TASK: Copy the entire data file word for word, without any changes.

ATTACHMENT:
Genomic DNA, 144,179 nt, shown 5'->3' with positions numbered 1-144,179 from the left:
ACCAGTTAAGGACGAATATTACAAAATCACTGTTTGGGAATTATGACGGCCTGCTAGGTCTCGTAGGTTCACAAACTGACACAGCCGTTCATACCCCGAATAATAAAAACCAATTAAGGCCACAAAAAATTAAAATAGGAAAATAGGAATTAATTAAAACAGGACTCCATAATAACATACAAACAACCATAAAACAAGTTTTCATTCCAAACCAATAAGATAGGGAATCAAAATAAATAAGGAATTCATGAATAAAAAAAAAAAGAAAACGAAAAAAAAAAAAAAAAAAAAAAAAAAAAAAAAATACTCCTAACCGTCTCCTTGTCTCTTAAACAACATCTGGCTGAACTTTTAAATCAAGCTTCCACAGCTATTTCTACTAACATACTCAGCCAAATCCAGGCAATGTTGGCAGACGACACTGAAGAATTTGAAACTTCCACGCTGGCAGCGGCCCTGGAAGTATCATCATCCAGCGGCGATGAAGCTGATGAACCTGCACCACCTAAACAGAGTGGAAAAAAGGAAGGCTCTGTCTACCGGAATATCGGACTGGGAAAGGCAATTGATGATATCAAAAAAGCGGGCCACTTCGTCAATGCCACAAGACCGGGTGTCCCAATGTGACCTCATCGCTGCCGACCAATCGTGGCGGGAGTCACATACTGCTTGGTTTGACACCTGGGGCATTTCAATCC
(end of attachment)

Genomic DNA, 144,179 nt, shown 5'->3' with positions numbered 1-144,179 from the left:
ACCAGTTAAGGACGAATATTACAAAATCACTGTTTGGGAATTATGACGGCCTGCTAGGTCTCGTAGGTTCACAAACTGACACAGCCGTTCATACCCCGAATAATAAAAACCAATTAAGGCCACAAAAAATTAAAATAGGAAAATAGGAATTAATTAAAACAGGACTCCATAATAACATACAAACAACCATAAAACAAGTTTTCATTCCAAACCAATAAGATAGGGAATCAAAATAAATAAGGAATTCATGAATAAAAAAAAAAAGAAAACGAAAAAAAAAAAAAAAAAAAAAAAAAAAAAAAAATACTCCTAACCGTCTCCTTGTCTCTTAAACAACATCTGGCTGAACTTTTAAATCAAGCTTCCACAGCTATTTCTACTAACATACTCAGCCAAATCCAGGCAATGTTGGCAGACGACACTGAAGAATTTGAAACTTCCACGCTGGCAGCGGCCCTGGAAGTATCATCATCCAGCGGCGATGAAGCTGATGAACCTGCACCACCTAAACAGAGTGGAAAAAAGGAAGGCTCTGTCTACCGGAATATCGGACTGGGAAAGGCAATTGATGATATCAAAAAAGCGGGCCACTTCGTCAATGCCACAAGACCGGGTGTCCCAATGTGACCTCATCGCTGCCGACCAATCGTGGCGGGAGTCACATACTGCTTGGTTTGACACCTGGGGCATTTCAATCC